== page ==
Repligator (1996)

Repligator (1996)

Experimental transporter built for the army acts unexpectedly by turning 
males into nympho females who in turn became alligators after sexual 
stimulation.  Something like that anyway. ~Alzur

Brinke Stevens

Gunnar Hansen

Karen Alexander

TJ Myers

The Film Peddler (2011)

The Film Peddler (2011)

 ... Shipp became the youngest MGM branch manager ever. But working for a big company wasn’t precisely what this ambitious guy was looking for.

Shipp wanted to be his own boss. And he more or less created a job at which he could excel: independent film distributor.

We’re not talking Oscar-bound art here. No, Shipp specialized in Roger Corman exploitation, cheapie horror flicks (“Attack of the Killer Tomatoes”), women-in-prison movies, naughty nudies and car chase epics…along with the occasional classic like “Monty Python and the Holy Grail” and the original “Halloween.”

The wheeling and dealing Shipp was good at his job. At one point in the ‘70s he and his associates controlled more than half the indie movies shown in the U.S.A. (Among the great pleasures of “Film Peddler” are the many clips and trailers from these cinematic turkeys.)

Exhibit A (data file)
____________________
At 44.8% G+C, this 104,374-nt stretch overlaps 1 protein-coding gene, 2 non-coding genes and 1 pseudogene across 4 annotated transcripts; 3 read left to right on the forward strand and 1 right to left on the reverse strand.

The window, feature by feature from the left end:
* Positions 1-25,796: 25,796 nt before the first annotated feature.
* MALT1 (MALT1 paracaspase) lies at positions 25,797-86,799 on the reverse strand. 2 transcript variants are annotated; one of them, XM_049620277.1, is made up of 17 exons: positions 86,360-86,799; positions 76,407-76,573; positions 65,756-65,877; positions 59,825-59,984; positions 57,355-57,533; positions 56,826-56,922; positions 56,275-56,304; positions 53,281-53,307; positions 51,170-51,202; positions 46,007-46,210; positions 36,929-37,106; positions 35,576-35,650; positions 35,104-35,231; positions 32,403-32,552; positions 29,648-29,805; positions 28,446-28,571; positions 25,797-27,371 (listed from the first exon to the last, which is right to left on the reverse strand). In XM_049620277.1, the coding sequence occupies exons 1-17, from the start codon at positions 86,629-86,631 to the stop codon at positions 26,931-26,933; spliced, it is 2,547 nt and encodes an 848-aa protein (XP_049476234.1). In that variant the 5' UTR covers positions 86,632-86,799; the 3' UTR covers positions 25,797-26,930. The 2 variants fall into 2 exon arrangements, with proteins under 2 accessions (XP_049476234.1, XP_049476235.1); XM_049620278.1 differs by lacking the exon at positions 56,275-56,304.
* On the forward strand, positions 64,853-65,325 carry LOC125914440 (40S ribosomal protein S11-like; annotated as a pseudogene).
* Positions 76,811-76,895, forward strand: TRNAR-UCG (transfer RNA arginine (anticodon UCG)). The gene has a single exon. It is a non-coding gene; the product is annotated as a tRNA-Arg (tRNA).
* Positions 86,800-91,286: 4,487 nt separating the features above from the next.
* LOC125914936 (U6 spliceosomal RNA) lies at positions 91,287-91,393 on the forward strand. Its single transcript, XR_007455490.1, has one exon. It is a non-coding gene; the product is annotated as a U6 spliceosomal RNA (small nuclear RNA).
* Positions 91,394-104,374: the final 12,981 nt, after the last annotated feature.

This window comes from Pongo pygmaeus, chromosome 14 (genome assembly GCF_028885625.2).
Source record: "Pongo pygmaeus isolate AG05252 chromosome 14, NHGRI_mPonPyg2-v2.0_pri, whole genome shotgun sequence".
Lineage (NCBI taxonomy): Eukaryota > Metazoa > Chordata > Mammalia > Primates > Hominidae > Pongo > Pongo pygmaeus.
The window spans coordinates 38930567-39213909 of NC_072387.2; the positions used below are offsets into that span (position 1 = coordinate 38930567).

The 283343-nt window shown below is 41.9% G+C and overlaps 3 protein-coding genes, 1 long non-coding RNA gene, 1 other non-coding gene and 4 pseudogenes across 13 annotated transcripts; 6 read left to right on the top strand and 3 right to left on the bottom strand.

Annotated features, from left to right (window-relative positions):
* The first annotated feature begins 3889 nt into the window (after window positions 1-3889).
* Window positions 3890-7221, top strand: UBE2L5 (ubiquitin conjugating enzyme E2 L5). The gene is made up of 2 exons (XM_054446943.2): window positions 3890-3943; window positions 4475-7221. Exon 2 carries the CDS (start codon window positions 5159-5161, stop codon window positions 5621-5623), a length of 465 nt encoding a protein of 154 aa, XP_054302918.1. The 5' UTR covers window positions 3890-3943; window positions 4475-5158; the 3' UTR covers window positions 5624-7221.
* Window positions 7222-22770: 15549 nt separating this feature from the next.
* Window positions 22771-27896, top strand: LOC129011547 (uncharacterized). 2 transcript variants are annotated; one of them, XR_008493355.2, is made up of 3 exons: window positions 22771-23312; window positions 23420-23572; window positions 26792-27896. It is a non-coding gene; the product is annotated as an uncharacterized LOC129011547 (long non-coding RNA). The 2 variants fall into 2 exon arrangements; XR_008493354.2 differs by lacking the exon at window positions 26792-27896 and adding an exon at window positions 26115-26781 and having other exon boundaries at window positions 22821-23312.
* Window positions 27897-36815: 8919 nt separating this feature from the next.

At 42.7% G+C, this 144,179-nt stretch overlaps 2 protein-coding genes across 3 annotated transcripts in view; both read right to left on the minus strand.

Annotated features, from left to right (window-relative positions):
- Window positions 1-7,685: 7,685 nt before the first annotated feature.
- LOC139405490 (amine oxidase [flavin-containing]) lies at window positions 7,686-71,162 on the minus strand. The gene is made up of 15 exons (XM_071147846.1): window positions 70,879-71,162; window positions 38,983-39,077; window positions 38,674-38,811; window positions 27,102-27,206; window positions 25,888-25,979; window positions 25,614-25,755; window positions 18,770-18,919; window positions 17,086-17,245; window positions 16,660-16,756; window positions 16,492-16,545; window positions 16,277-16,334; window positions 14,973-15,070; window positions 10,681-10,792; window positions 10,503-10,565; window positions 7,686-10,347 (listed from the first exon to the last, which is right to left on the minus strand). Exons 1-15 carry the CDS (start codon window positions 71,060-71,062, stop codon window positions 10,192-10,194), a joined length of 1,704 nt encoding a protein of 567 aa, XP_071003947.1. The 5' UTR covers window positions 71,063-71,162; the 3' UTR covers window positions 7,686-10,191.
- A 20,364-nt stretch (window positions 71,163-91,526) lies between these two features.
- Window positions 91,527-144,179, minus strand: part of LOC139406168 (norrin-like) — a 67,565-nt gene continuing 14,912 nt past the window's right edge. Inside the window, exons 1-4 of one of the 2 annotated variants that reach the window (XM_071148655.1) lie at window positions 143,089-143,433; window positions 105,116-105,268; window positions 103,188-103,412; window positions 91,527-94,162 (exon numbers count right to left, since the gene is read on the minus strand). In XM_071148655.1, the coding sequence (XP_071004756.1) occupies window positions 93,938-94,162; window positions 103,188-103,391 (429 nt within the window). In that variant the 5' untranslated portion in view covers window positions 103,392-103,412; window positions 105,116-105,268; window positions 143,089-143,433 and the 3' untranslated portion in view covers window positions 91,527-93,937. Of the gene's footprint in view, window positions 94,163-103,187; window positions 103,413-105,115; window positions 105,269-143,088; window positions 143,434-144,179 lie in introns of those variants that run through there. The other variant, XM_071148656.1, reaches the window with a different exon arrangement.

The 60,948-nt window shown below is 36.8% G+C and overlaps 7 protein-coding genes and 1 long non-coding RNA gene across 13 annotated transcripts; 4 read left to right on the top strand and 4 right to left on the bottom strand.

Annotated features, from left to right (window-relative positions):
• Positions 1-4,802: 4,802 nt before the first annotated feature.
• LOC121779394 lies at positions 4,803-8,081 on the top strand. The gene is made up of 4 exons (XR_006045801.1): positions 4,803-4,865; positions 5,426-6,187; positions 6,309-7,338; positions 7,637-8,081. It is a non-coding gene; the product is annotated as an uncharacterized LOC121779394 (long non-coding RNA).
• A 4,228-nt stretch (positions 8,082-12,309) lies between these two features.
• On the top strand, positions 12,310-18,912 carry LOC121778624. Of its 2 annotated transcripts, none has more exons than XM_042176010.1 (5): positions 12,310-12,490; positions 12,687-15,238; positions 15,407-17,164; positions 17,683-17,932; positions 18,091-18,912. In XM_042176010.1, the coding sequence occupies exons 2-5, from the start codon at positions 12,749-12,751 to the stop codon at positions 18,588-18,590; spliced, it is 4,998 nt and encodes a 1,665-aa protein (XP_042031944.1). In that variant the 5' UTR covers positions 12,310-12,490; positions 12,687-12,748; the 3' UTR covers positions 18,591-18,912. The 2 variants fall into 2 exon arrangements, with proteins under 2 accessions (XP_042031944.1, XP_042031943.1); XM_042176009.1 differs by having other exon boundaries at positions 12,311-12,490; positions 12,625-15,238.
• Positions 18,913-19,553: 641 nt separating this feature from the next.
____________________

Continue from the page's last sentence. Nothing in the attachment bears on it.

Along the way Shipp pioneered the saturation bookings that are now commonplace in Hollywood, opening films simultaneously on 150 regional screens, thus guaranteeing a quick payoff and minimizing marketing costs (why advertise piecemeal over months when you can do it all in one weekend and attract a regional audience?).

As “Film Peddler’s” narrator tells us in mock stentorian tones, Shipp “climbed the precarious mountain of the motion picture industry and sat at its very top.”

He got rich, then lost it all.

“I made around $22 million distributing independent films in the ‘70s,” he reports. “Unfortunately, I spent $23 million.”

Like all good dramas, there are reversals. We follow Shipp to penury and burnout (at one point he ran a bait shop in Florida) before once again climbing into the film distribution ring.